The modern tech phenomenon of start-ups being valued at over US$1bn, and thus becoming ‘unicorns’, may be coming to an abrupt end.
The warning signs were everywhere earlier this year when venture capitalists were betting anyone in the world US$100,000 that their growth predictions would come true.
‘There is no bubble’ was the rallying cry, a statement always lined up behind truth and reliability.
Now, it seems, the ‘no bubble’ may have burst. Which makes me think, what is left after no bubbles burst, considering nothing remains after bubbles burst?
Anyway, Mattermark, a company that tracks both businesses and investors, recently wrote a blog post about what it had observed, which was vastly less money made available to start-ups.
On the back of a Wall Street powered tech start-up investment splurge, the last five years have seen companies with little or no tangible value raise hundreds of millions of dollars.
Apps, games, services, you name it. But thanks to a struggling Chinese economy and a Federal Reserve reigning in the madness, times are now changing.
“I’ve realised the odds that my own start-up will capitalise on one of the biggest run-ups in valuations of the past two decades is unlikely,” says Danielle Morrill.
A sentiment of fear
And it’s not just Morrill’s Mattermark blog that is setting tongues wagging. Fortune’s Dan Primack recently went to San Francisco to gauge the mood of investors and, to his surprise, it wasn’t good.
Rather than VCs universally driving for greater discoveries on the back of what, to an outsider like myself, seems spurious maths, now “their sentiment is fear”.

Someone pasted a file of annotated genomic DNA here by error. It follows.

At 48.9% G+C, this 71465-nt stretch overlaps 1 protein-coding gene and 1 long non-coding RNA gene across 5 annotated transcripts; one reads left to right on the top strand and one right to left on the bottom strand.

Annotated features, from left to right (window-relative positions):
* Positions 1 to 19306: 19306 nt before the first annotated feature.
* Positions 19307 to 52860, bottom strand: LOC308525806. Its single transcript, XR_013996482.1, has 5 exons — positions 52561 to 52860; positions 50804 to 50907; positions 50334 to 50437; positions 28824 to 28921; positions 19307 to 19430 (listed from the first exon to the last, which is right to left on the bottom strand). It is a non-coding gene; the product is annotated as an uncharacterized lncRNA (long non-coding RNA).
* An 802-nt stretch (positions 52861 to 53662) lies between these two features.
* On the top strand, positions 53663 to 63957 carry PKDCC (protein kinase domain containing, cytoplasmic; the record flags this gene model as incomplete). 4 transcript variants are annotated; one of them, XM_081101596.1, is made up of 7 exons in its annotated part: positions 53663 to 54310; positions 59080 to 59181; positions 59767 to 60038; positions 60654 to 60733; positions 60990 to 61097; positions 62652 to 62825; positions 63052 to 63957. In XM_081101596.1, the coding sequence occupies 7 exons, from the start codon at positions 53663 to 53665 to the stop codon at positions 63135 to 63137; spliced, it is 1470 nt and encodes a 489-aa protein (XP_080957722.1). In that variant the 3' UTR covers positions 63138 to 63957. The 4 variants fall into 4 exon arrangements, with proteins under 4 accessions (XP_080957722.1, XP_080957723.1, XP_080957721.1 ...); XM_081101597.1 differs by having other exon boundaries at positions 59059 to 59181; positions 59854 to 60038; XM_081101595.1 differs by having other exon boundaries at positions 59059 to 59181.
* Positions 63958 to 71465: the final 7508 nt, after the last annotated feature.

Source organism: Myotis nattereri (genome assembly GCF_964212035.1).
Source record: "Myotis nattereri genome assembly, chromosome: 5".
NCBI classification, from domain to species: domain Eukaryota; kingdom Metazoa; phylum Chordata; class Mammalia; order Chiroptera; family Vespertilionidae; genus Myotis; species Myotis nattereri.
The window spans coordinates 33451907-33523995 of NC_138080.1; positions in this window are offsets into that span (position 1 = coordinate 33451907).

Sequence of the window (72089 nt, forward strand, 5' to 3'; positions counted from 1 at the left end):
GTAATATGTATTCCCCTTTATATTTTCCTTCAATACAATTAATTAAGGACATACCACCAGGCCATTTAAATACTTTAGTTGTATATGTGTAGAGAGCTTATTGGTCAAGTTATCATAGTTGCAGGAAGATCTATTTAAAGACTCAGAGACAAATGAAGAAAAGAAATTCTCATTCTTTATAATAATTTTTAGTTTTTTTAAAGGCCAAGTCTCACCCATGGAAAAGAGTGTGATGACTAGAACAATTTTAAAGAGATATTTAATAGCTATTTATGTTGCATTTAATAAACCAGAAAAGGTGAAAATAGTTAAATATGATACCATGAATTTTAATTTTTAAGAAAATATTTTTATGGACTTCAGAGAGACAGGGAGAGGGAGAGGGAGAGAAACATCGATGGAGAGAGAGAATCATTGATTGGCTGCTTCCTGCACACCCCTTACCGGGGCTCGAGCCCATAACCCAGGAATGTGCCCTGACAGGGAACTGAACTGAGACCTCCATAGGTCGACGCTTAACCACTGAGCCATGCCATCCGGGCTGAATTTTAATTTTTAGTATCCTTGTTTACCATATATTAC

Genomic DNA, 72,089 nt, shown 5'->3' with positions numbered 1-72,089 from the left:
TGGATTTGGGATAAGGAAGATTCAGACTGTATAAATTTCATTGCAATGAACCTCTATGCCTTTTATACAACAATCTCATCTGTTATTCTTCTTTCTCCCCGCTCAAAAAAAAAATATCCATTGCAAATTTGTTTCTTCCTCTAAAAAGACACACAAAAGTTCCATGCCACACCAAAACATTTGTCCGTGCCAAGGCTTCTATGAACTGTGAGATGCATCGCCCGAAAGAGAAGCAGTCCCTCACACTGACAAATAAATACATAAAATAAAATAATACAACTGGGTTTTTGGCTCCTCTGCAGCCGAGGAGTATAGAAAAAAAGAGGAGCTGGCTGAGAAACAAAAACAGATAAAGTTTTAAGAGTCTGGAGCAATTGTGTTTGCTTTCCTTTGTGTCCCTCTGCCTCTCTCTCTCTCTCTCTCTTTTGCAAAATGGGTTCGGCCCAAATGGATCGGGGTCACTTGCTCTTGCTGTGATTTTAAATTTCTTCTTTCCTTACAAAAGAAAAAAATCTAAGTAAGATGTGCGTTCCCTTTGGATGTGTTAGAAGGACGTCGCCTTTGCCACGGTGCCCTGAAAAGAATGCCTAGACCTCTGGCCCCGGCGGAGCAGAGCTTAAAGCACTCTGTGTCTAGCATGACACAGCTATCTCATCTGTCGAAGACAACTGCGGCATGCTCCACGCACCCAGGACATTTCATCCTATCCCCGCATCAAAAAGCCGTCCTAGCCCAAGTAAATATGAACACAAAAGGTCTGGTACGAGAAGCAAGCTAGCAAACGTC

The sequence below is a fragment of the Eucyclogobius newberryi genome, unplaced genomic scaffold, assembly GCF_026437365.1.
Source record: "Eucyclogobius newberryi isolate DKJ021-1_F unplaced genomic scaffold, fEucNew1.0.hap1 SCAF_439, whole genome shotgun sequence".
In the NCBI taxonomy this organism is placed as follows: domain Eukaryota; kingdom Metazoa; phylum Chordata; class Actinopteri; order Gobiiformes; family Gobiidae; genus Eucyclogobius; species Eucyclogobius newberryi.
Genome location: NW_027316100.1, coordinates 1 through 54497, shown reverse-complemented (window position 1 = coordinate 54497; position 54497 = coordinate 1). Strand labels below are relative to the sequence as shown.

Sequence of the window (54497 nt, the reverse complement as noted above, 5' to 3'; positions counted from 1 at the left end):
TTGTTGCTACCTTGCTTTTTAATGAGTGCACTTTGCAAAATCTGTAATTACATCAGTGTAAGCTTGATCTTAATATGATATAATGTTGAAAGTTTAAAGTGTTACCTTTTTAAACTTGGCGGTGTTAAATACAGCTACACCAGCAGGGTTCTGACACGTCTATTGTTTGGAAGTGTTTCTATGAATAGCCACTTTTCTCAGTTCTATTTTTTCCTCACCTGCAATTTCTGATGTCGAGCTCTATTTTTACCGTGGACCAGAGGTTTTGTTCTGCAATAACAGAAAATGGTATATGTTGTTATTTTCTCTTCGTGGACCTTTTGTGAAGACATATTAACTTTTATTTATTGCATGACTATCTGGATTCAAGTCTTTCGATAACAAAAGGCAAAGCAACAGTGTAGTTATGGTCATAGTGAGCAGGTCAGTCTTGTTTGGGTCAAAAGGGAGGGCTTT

Primack suggests this dying off of the unicorn age is so fresh, “only five or six weeks old”, that the illness hasn’t even been spotted by many in the wild.
The surprise that there will now be a slowdown in massive valuations comes on the back of data showing on average 1.3 unicorns created every week this year.
Michael Moritz, chairperson of Sequoia Capital, discussed the unicorn craze earlier this year as a strange environment, with the inclusion of doomed businesses certain to affect the sentiment in start-up valuations somewhere down the line.
“Several years ago the atmosphere wasn’t as euphoric as it is today. Even the zaniest ideas can attract money,” he said.
“There are a whole bunch of crazy little companies that will disappear. There are a considerable number of unicorns that will become extinct.”
This all means that the elusive batch of European unicorns may not come to fruition anytime soon.
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